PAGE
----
Two Major Internet Fails For Radio

Lance's Line RadioInsight Blog

Stannard Broadcasting Windows XP Virus Today's Country 105.7 KVVP KROX KUMXA big story making the rounds of the radioverse this week is the story of the Louisiana radio station “taken down by hackers“.

Stannard Broadcasting’s cluster of “Today’s Country 105.7” KVVP Leesville, Rock “Channel 95.7” KROK South Fort Polk, and AC “Mix 106.7” KUMX North Fort Polk originally claimed they were “hijacked” last Friday with their systems being held for ransom. In reality, the station’s computer systems were not protected. The stations were running the no-longer supported Windows XP or any virus protection being kept up-to-date and hit by the Cryptowall Ransomeware that encrypts every file on the system and is not released unless they send money via bitcoin to the virus distributor.

Having outdated software and an unprotected system resulted in the station having to rebuild its entire computer system and hours being off the air. And the on-air computer shouldn’t have needed to be connected to the outside world. The costs to simply upgrade and maintain the station’s software over time would have been more cost-effective in the long run.

Meanwhile, Townsquare Media’s 95.7 KEZJ Twin Falls, ID hasn’t been affected by anything yet, but could easily have been. Someone associated with the station published all of the station’s internet passwords on a publicly accessible web page. I won’t link to the page which is accessible by Google search, but here’s a screenshot with the logins covered:

KEZJ Digital Resource Townsquare Media

Had someone with malicious intentions discovered the page they could have accessed the station’s website backend, photography subscriptions, and analytics. There’s no reason for any login to be on a publicly available page on the server.

These should be common sense issues for any broadcaster, but there are always places where common sense doesn’t exist.

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  1. JD says


    how do you feel about a station who links to a public folder where downloadable copies of all station Logos can be found?

    If a station were to switch formats or launch a new one, the surpise would be ruined by having a public directory like that.

    1. Lance Venta says

      Apples & Oranges compared to this situation, but something that should be prevented as well. I’ve reported on many format changes in that manner and most of the big groups have since prevented access to public image directories.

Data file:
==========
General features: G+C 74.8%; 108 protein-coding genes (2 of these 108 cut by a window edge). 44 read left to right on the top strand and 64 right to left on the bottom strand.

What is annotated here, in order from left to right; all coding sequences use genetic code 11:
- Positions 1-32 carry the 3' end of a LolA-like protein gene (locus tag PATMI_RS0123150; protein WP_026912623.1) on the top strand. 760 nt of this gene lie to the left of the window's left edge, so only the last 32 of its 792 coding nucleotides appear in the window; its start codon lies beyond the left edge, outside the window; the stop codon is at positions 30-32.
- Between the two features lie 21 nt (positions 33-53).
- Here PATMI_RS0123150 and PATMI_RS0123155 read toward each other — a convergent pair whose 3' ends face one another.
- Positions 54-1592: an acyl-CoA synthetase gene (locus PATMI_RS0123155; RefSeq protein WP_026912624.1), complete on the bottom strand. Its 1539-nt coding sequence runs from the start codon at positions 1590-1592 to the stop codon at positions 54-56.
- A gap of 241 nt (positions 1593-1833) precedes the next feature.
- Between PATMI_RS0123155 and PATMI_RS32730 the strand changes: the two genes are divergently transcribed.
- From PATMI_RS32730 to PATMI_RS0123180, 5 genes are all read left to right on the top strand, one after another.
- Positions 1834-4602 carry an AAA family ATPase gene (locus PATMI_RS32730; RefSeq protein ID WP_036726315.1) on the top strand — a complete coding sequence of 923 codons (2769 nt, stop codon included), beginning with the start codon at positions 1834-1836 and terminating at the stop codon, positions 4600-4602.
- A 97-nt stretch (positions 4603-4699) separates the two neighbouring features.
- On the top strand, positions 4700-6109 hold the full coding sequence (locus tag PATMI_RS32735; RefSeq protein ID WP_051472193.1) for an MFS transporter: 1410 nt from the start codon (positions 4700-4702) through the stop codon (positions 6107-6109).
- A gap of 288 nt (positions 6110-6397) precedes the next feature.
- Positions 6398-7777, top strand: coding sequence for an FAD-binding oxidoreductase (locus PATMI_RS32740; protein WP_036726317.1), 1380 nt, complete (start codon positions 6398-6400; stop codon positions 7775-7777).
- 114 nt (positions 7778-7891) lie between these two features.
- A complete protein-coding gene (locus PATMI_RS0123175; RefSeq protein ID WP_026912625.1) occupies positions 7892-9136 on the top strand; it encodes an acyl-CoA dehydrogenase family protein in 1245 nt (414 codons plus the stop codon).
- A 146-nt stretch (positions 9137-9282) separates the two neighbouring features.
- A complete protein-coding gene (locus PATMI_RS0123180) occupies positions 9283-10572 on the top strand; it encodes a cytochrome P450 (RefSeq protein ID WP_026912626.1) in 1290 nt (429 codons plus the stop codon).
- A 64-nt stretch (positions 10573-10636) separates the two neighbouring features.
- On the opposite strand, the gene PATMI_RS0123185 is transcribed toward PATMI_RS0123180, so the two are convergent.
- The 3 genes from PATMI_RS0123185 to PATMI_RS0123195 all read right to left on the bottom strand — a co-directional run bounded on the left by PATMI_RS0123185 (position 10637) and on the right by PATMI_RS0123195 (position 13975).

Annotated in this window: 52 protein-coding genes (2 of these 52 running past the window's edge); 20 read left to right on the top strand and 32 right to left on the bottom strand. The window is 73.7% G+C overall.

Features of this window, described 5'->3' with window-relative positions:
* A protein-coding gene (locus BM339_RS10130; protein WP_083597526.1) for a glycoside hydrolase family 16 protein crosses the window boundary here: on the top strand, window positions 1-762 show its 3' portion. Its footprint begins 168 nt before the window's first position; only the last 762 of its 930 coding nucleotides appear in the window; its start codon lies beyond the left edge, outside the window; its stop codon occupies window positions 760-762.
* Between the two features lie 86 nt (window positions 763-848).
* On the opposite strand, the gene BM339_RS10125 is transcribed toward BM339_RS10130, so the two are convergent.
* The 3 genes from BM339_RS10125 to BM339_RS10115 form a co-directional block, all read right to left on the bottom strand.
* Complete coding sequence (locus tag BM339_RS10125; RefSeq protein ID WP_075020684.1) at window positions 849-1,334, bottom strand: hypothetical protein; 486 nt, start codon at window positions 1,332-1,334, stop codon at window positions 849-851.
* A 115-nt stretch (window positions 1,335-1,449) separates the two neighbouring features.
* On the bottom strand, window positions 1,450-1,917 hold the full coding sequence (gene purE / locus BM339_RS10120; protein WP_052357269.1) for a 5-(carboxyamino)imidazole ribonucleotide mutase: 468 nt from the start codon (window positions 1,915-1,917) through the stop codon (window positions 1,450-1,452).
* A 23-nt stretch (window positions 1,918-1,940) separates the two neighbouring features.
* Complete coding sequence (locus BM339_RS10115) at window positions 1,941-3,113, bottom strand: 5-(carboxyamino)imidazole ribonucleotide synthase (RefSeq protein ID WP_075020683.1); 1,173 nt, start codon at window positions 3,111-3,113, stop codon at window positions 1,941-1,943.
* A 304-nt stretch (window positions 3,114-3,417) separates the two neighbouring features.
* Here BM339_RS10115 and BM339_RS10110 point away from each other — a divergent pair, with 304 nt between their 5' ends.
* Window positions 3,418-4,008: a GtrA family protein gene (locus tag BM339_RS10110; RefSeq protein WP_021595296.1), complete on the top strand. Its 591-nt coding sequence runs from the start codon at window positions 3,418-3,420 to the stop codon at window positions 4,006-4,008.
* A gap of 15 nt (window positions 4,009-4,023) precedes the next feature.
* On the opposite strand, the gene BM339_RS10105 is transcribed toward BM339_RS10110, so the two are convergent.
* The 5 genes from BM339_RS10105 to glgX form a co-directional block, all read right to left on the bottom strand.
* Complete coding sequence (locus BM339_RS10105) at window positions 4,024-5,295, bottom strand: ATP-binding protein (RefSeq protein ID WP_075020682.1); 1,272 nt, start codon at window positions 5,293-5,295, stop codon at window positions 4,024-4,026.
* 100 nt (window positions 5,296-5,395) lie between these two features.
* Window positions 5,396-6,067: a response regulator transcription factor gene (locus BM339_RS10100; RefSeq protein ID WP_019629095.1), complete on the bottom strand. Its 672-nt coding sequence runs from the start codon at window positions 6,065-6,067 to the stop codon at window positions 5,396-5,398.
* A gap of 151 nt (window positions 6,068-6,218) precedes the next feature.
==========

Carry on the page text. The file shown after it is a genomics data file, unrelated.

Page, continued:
But in the grand scheme there’s only a handful of people who would even bother to go digging to find open doorways for access to content in that manner, it’s nowhere like putting important usernames and passwords on a publicly accessible webpage.

  2. secondchoice says

    BTW if you are running an internet STL with XP machines it’s just a matter of time before something like this happens to your operation too.

    Internet STL’s might be almost free, but I would have some kind of non internet back up just in case.

  3. Stelly says

    What blows my mind is that WordPress (the backend software on which all of Townsquare’s stations—and CBS’, and RadioOne’s, and the list goes on…—are run) allows for private posts and pages that can only be accessed by authenticated users, so there’s no excuse at all to have all of that information publicly posted (and therefore Googlable) on the website.

    Need login info for the stock library or analytics account? Log into your dashboard first and search for the page from there.

  4. Steve Varholy says

    Running XP in and of itself is not a sin. It is a stable, mature operating system. In this instance, the station was running OMT MediaTouch which did not run on anything newer than XP and for which a Windows 7 upgrade is a significant investment and would require new hardware as well.

    More of a sin is not taking security precautions and locking XP down or having backups for their critical systems and data. This particular malware infects not only XP, but also Vista, 7 and 8. So its is not a case of XP having a special vulnerability.

    XP does not equal bad. It is still run by a large number of organizations and is embedded in a lot of devices as well.

    This instance should highlight the importance of IT security and the advantages of non-Windows platforms for running PTA.

  5. notdarth_deleted says

    "taken down by hackers".


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